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Sermon on the 23rd Sunday in Ordinary Time

Since day one of my ministry at St. James, work has been non-stop. It has become increasingly clear to me, it will never end. I make sure that worship is enriching and satisfying, that Religious Education is attractive and appealing to children, that music is uplifting and lively, that programs provide lots of opportunities for learning and spiritual growth, preach the (unpopular) teachings of the Church, uphold family values, visit inactive parishioners and hear their concerns and do all the best I can to invite and draw younger couples in the church. Possibly, failure to give them excellent service would mean not expecting them next Sunday.

I see to it that everyone engaged in ministry is in compliance with the Diocesan policies to highlight the importance of creating and establishing a safe and caring environment for children, youth and the vulnerable and that bills and building insurances are paid in a timely manner. I thought of spearheading a congregational life survey to get a feel about people’s interests, give them what they want and meet their needs. If the pastoral council would like to pursue this idea and take the lead, it will be an excellent material to start a long term pastoral plan.

Oh…before I forget, I felt obligated to console the fans of Coolidge Bears HS Football team for the devastating loss to Florence last friday evening. I left at halftime because I was convinced that no amount of divine intervention could change the pace of the game.

A couple of weeks back, someone brought to my attention that the church  was hot as hell at the start of the 8:00AM Mass. As a Pastor, I dare not bring any inconvenience to anyone. I therefore, volunteered to put the AC on at 6 (which would mean forcing myself get out of bed early) so that as my people walk in, the place would be nice, cool and conducive. Tell me about it, ministry is a stressful job and involves a huge measure of sacrifice.

I sounded as if I was so sure, with clarity and conviction about parish life and yet, I was close to being zeroed when I heard and began meditating on the Gospel boldly proclaimed this Sunday, “unless we hate our families, accept and carry our crosses, and relinquish all our possessions, we cannot be his disciple.” These hard and poignant words are extremely demanding and costly. They appear to be harsh and unforgiving especially to an average believer. In fact, if this injunction is taken quite literally, almost everyone of us will get a failing mark. Should he be one of the greeters, he probably would say, hey! do you really want to get involved in this life? Man oh man, how’s that for a hospitality minister? I can imagine, only a handful will be left while others sign up to a different church in town or end up listening to a popular tele-evangelist preaching nothing but human wisdom: prosperity and investment.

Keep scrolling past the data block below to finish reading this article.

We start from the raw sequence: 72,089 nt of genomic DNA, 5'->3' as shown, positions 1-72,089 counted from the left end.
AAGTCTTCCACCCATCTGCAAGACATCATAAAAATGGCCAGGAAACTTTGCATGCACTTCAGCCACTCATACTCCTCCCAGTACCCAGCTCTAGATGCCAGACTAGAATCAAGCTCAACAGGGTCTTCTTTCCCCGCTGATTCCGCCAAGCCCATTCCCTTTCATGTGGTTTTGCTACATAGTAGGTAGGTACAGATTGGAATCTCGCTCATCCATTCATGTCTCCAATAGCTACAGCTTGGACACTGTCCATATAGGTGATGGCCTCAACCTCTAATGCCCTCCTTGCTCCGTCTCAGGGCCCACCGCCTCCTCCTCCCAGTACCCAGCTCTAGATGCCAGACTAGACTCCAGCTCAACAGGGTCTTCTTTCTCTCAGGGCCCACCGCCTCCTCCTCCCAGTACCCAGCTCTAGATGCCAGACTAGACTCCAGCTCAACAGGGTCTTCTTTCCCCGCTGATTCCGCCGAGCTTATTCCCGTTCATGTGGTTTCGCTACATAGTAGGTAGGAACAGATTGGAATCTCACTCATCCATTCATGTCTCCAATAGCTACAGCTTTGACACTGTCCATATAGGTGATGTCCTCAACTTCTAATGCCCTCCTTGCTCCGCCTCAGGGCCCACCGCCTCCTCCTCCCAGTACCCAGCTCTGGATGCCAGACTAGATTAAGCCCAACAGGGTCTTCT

The Gospel seem to be confusing and sure to shock. If, at the heart of Christianity, is love, exemplified in the life and ministry of Jesus, its exact opposite, hate, then, is untrue. It is possible that this very strong language comes from a semitic idiom, a hyberbole, specifically used to spell out the high cost of discipleship. In this context, then, ‘hate’ does not really mean ‘dislike’ but ‘love-less’. Loyalty to Christ must be on top of our priority list. Everything else is secondary. Even our most cherished relationships, the privilege of leading comfortable lives and our never- ending yearning to keep- up- with-the-joneses, must be subordinated. As far as interpretation is concerned, once we make a commitment, nothing else matters but him. Discipleship is not cheap, motivated by no earthly ambition. He wants to let us know that no one should get into the way. Well, he is just being honest with us to avoid misconception and being misled. I know it didn’t make a lot of sense.

Let’s try this. There was a time when my Droid was everything to me. It was the extension of my office, the sheer reflection of my personality and the gadget I cannot live without. When Iphone 4 was released, I didn’t even give a damn because my droid is the definition of a smartphone. All of a sudden, few minutes before presiding over the 5:00 PM Mass, sometime in July, it slip on grip, dropped to the floor and dismantled. I felt, I lost all I had in a heartbeat.

Finally, this whole enterprise does not happen on impulse. Instead, it is a long process of patiently entering into an intimate relationship with Jesus which requires intense amount of work, self-denial, discipline and cross bearing. Amen.

This entry was posted in: Parish


A Filipino Catholic Priest, born and raised in Virac, Catanduanes, Philippines, ordained for the Diocese of Tucson, AZ, eleven years in ministry and counting, Pastor of St. Christopher Catholic Parish, Marana, AZ.

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